Samantha Darling, Aynslie Ogden & Gordon M. Hickey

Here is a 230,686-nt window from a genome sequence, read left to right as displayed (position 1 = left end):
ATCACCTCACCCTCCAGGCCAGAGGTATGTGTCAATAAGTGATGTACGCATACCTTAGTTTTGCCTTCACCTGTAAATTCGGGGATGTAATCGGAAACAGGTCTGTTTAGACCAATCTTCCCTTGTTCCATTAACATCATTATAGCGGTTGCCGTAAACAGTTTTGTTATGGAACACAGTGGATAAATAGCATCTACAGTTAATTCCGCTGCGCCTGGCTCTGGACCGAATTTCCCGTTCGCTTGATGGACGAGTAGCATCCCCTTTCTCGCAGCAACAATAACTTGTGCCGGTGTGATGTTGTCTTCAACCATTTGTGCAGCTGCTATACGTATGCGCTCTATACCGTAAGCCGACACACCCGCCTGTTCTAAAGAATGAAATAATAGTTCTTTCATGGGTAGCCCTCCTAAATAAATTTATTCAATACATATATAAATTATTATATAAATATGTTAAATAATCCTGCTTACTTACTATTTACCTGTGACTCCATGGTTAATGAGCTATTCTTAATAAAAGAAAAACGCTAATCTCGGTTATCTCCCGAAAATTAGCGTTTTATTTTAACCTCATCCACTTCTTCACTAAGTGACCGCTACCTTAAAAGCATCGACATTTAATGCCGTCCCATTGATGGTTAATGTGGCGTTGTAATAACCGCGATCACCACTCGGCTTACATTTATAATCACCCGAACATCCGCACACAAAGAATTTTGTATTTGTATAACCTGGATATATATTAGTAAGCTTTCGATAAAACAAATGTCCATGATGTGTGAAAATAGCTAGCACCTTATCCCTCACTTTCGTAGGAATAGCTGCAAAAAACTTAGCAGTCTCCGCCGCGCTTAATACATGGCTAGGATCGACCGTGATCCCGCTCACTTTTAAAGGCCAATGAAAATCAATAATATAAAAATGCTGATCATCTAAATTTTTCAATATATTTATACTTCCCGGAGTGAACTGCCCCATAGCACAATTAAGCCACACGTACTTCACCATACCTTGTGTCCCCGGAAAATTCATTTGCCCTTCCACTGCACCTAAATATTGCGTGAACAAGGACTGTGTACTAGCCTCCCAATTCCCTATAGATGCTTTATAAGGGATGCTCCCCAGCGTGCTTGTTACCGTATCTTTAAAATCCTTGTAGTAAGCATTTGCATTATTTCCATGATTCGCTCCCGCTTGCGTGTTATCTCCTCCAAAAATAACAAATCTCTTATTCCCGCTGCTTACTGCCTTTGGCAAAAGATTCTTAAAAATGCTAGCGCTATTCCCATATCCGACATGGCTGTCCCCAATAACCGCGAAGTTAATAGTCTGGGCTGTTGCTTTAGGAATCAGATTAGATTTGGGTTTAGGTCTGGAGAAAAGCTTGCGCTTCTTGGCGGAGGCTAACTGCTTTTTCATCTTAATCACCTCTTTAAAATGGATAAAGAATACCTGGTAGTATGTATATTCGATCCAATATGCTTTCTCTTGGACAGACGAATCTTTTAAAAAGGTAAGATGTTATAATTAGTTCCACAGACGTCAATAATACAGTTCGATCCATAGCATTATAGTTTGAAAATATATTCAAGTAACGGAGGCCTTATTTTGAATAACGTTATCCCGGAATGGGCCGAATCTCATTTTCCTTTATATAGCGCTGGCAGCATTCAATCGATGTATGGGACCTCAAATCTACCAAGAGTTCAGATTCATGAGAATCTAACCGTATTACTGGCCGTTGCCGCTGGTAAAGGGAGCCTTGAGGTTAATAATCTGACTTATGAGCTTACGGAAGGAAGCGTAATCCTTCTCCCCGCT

Northern ‘capacity’ has long been identified as a priority area for public policy in Canada and recognized as a major constraint to regional social and economic development. The concepts of capacity and sustainability often meet in impact assessment (IA) processes in Canada, which include environmental, social and economic aspects of development and where there has been an important evolution in the role of both communities and science in the process. In Yukon, the Yukon Environmental and Socio-Economic Assessment Board (YESAB) is the legislated mechanism for impact assessments. The establishment of YESAB provided sites for the inclusion of local perspectives and traditional knowledge in assessments; however, calls for enhanced northern research capacity to inform impact assessment and associated decision-making remain prominent. This paper explores the concept of ‘capacity’ in its various forms and considers its core relevance to ensuring effective IA processes associated with northern development. Through a literature review, we identify that ambiguity surrounding the concept of capacity requires careful policy attention to fully appreciate conditions that prompt appeals for increased northern research capacity and help minimize confusion amongst different actors and institutions working to build northern capacity.